Saturday, February 11, 2017

Joseph Nicéphore Niépce, View from the Window at Le Gras, c. 1826

Draft of the first page of a hopefully book-length manuscript on photography.  In memoriam Robert Linsley, and for Jamie, Beck and Helga, who asked.


First, an anecdote:

In 1999, just prior to opening the bookstore, I went on a trip to the US Southwest that involved driving around in a rental car, buying every saleable thrift-store book I could find, and UPS-ing them all home to Vancouver.  Most US thrift stores were closed on Sundays, so Sunday became a travel day.  One Sunday found me driving down a stretch of former highway in Colorado Springs.  Motels; taverns; payday lending; hair salons.  Up ahead, a big, attractively weathered sign on a pole advertised someone's garage or autobody shop.  I braked hard; I'd like to think Stephen Shore, Walker Evans, or Stuart Davis would have braked, too.  Somebody honked behind me: no stopping, even on Sunday.  I drove down another block, parked, and walked back with one of the disposable plastic cameras I'd bought to document my trip.  I stood in the business' driveway and focused on the sign, squinting through the camera's cheap plastic viewfinder.  Soon a pissed-off woman came out of the building and down the driveway toward me.

-Can I help you?

-I'm good, thanks, I said, not taking my eye from the viewfinder.

-What the hell are you doing?

-I'm photographing.

-I'm calling the fucking cops!


I walked -- jogged, really -- back to the car and split.

What bugged me back then -- what still bugs me today, if I'm honest -- is that I could not have given a more cogent answer if I tried, not to her and certainly not to the cops.

What are you doing?


Doing what, exactly?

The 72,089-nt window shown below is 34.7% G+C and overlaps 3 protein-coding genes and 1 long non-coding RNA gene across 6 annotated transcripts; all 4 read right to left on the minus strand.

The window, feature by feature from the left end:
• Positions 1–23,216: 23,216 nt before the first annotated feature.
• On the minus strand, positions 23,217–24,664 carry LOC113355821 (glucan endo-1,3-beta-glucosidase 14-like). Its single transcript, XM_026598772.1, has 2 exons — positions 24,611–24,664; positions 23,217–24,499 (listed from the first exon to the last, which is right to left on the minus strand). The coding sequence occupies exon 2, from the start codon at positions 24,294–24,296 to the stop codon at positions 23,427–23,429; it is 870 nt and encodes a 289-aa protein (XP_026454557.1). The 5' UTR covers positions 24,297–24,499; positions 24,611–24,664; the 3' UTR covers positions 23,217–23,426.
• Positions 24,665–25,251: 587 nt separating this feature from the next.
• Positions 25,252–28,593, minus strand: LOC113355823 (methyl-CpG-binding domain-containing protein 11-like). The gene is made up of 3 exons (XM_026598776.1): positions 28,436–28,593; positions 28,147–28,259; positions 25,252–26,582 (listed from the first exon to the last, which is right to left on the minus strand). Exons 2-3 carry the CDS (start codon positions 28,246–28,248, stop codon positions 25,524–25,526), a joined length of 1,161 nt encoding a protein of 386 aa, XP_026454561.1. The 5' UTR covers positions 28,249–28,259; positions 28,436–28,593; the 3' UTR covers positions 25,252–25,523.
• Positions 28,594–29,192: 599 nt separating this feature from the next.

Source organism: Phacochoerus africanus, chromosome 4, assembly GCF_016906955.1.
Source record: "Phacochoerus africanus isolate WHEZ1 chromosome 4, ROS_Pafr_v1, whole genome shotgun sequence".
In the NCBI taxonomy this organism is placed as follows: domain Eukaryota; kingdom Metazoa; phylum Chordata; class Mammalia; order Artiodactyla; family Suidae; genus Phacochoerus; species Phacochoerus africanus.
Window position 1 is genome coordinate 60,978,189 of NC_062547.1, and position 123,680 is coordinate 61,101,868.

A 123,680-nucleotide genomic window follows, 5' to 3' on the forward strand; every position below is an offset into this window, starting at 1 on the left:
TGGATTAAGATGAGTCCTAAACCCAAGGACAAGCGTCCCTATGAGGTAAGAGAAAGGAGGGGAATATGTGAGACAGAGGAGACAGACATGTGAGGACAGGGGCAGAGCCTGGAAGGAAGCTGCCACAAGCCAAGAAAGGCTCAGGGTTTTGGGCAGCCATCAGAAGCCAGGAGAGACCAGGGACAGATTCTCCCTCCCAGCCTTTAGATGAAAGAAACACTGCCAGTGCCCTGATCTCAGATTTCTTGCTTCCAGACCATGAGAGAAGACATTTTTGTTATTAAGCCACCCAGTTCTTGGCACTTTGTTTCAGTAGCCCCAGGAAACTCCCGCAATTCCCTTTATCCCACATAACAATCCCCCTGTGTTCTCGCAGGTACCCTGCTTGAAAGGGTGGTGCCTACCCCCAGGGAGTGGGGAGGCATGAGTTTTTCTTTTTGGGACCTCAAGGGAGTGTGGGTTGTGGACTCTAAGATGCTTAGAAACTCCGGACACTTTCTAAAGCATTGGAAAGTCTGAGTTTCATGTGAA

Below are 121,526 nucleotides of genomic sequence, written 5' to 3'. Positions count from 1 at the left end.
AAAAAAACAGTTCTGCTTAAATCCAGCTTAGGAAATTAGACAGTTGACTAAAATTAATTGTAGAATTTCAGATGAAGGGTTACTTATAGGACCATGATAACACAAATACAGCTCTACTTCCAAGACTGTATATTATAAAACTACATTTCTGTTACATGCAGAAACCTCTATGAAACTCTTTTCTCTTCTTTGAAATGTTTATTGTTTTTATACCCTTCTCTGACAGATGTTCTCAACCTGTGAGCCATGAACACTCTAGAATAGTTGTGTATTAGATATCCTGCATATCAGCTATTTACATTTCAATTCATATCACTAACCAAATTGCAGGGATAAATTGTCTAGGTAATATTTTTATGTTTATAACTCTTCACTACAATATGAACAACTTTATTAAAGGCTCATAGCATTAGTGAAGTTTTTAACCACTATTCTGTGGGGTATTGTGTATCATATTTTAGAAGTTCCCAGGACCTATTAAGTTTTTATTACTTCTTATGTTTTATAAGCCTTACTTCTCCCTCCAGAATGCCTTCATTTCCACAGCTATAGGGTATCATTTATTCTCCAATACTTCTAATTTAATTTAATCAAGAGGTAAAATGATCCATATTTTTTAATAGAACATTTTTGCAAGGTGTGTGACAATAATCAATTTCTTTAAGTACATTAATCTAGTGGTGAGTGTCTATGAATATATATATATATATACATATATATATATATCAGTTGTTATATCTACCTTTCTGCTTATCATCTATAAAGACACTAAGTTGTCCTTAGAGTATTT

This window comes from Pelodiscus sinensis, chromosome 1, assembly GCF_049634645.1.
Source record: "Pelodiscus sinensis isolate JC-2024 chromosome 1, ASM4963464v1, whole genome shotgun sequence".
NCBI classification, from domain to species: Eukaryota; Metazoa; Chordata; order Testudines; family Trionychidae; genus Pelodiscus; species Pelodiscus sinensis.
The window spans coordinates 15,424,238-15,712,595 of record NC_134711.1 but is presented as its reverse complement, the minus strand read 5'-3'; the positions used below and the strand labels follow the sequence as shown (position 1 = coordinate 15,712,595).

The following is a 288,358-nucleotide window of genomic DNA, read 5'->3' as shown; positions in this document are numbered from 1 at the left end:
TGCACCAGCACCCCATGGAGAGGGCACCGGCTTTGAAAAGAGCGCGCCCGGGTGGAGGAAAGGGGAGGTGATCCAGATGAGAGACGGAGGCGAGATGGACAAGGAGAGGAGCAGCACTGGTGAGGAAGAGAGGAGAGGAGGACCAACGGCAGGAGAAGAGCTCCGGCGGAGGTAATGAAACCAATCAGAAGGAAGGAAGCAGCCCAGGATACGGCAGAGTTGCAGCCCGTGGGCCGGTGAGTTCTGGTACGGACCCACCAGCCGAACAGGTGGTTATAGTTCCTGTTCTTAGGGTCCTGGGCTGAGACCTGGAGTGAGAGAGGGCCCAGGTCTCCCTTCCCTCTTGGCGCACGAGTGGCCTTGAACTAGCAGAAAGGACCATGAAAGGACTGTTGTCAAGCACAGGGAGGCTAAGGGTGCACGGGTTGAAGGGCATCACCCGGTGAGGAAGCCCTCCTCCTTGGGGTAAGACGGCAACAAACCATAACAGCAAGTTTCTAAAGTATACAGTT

In 1999 I didn't know, and in 2017, definitions don't help much.  "To practice photography."  (  "The art of capturing the beauty of life, the act of appreciating 'the moment.'" ( Or (via "The art, process, or job of taking pictures with a camera" (DEFINITION FOR ENGLISH LANGUAGE LEARNERS); "The making of pictures by means of a camera that directs the image of an object onto a surface that is sensitive to light" (DEFINITION FOR STUDENTS); and, finally, "The art or process of producing images by the action of radiant energy and especially light on a sensitive surface (as film or an optical sensor)."  I like that last definition best; I think it is almost truthful.  The STUDENTS and ENGLISH LANGUAGE LEARNERS definitions are too awed by equipment; their thudding insistence on the camera as the thing-that-does-photography ignores Corot's cliché verres (c. 1850), Man Ray's photograms (c. 1920), Pierre Cordier's chemigrams (1956-present), and hundreds of other counter-examples.  Does a simpler definition exist? Throw out cameras, and film, and anything else extraneous, and you eventually end up with just two limiting conditions: light and a support.  Light understood as an electromagnetic spectrum running all the way from infrared to gamma radiation; support meaning a surface (paper; panel) or plane (projection screen; cellphone screen; computer monitor; camera sensor).  Merriam-Webster's insistence on a sensitive surface is too specific; right away it eliminates James Nizam's room-size camera obscuras, whose images appear on the upright interiors of derelict Vancouver houses, and Abelardo Morell's temporary marriages of internal and external architectural space.

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